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Ghana Armed Forces promises to “kill” tribal considerations

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The Ghana Armed Forces Command and Staff College products can longer be tribesmen in the performance of their duties, Defence Minister, Lieutenant General Joseph Henry Smith (Rrd) said on Friday.

“Our defence should be national, our horizon should be regional and continental,” he said at the close of a two-week Defence and Management course organised for officers and civilian personnel working within the security sector.

The course aims at exposing participants with security and defence issues.

The workshop was also to enable civil servants and military officers to locate defence within the wider context of national and regional security and to bring civil servants and the military closer to appreciate each other’s role within the framework security and defence.

Lt. Gen Smith whose speech was read on his behalf by the Chief Director of the Defence Ministry, Mr Fosu Appiah, stressed that: “If we want to eradicate malaria, replace our lost forest and hold back the desert, it cannot be conceived in the tribesman mode.”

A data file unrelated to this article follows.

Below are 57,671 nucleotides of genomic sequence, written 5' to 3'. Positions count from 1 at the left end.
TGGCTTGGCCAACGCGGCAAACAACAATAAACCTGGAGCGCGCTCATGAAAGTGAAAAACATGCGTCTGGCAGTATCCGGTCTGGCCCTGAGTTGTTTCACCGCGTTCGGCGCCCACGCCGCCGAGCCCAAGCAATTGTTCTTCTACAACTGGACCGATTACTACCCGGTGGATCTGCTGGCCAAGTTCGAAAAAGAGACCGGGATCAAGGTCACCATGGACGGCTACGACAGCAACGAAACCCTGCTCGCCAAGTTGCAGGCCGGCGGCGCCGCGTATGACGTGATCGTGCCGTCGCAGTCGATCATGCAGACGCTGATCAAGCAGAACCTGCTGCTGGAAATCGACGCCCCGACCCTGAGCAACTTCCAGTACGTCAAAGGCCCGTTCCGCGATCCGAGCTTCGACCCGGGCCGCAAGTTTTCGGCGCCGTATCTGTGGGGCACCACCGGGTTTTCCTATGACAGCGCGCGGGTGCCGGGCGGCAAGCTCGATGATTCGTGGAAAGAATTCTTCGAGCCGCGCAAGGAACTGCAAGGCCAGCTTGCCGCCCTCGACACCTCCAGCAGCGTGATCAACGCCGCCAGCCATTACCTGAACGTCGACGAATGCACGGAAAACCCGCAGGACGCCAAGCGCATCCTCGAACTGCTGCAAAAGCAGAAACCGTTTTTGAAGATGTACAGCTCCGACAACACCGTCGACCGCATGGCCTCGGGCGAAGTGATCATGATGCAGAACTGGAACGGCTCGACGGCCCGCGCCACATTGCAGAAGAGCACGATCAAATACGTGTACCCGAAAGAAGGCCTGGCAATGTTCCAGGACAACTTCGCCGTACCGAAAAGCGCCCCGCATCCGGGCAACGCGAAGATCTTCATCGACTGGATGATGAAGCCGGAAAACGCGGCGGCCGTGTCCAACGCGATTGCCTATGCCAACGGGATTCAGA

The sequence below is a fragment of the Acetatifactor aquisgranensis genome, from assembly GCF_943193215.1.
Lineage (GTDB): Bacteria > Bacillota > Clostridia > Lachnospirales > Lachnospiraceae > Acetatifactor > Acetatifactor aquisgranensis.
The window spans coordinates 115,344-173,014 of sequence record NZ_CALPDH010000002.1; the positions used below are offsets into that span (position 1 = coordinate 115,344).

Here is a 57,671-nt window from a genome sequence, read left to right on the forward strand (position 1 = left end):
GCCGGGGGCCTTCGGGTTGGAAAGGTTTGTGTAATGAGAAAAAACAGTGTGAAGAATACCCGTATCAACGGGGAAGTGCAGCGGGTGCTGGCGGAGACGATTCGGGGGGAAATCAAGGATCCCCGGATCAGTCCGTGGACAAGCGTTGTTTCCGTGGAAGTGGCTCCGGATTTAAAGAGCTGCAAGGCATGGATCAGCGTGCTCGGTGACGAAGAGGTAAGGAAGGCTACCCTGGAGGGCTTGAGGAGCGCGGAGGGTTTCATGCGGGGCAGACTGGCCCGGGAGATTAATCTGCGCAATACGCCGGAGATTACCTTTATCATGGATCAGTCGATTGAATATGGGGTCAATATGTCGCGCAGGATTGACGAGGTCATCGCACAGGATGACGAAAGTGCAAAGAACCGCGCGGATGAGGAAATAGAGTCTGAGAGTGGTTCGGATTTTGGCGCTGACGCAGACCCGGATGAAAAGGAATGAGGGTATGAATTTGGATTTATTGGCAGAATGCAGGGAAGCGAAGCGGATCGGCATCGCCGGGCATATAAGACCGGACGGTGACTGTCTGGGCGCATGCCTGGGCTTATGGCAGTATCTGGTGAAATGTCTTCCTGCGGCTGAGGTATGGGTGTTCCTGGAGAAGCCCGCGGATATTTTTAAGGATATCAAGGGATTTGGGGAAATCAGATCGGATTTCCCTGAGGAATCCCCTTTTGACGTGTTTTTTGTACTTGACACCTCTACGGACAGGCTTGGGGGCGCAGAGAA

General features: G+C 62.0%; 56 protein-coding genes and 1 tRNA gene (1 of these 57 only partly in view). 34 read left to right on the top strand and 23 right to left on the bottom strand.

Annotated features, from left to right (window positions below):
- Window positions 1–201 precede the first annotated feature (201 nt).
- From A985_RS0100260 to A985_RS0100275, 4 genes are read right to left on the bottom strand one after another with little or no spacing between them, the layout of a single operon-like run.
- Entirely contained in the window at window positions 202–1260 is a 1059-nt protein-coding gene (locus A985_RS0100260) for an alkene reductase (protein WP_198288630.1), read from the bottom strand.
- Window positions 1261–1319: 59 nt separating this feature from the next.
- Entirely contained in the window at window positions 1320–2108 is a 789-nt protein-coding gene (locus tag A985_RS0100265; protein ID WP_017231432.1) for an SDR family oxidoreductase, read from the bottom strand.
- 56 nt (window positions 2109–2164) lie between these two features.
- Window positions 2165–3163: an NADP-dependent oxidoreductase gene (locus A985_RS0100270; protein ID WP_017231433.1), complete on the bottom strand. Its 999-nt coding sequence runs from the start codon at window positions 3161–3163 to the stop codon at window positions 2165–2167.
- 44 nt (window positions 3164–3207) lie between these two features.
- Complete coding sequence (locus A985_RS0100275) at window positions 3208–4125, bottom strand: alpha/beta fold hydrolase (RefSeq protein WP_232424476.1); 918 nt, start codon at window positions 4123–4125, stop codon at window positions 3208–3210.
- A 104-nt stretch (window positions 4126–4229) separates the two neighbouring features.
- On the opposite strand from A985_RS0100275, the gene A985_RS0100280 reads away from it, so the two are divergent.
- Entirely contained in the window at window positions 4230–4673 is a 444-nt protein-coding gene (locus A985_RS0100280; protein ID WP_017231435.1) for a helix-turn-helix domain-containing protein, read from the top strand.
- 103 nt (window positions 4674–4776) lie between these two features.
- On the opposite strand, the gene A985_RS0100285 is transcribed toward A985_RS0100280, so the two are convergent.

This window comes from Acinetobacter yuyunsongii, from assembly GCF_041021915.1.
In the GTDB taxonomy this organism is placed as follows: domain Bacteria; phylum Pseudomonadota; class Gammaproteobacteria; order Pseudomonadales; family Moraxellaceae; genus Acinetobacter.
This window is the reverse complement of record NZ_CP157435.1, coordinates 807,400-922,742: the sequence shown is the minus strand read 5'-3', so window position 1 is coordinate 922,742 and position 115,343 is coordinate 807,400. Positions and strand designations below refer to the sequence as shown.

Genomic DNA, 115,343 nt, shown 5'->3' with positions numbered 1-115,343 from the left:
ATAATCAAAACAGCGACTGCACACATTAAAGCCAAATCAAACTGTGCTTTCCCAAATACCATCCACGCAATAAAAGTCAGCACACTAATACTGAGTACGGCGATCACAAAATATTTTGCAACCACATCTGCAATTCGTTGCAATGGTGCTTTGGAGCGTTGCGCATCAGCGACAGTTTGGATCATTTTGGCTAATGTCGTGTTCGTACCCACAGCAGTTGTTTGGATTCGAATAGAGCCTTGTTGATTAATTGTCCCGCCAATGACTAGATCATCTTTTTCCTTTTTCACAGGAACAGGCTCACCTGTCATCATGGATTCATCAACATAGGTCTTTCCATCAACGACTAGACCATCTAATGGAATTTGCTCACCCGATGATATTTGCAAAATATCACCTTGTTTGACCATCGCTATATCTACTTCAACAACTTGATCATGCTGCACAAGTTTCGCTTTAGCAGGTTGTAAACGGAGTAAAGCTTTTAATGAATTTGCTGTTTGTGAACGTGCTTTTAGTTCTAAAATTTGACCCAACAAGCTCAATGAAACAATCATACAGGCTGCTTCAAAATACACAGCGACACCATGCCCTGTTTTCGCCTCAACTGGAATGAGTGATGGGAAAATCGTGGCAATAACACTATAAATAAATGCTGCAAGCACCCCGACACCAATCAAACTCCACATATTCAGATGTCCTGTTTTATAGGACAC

“It is a package of our collective wisdom, dynamic, organic and continually relevant to what we need in the region” he said.

He proposed that media men and journalist should be encouraged to participate in this programme in the future, adding “that radio alone is powerful if we use it well, it can serve as a mechanism to shift Ghana positively.

“It is certainly advisable to deepen our relationships with knowledge reservoirs such as the Ghana Institute of Management and Public
Administration, the University of Ghana, and the Kwame Nkrumah University of Science and Technology, he said.

Lt. Gen Smith said Africa had huge development needs – access to shelter, water, health, education, and food security, adding that security threats developed faster than Africans could keep up with.

“Therefore increasing human understanding and tolerance is the simplest and most direct way of avoiding future conflicts,” he said.

He was optimistic that conflict level in Africa was reducing, adding that the military was figuring out how to prevent them and how to repair the damage after they had occurred.

“We will get to where we want to be and part of the optimism is the persistence of institutions like Ghana Armed Forces Command and Staff College,” he said.

Major Gen. Kwesi Yankson, Commandant of the College, said the course offered the opportunity for the military to interact with their external participants to share ideas and to learn from each other.

He thanked the British Government, the Ministry of Finance and Economic Planning, the Defence Ministry, GIMPA and the High Military Command for their support.

Source: GNA

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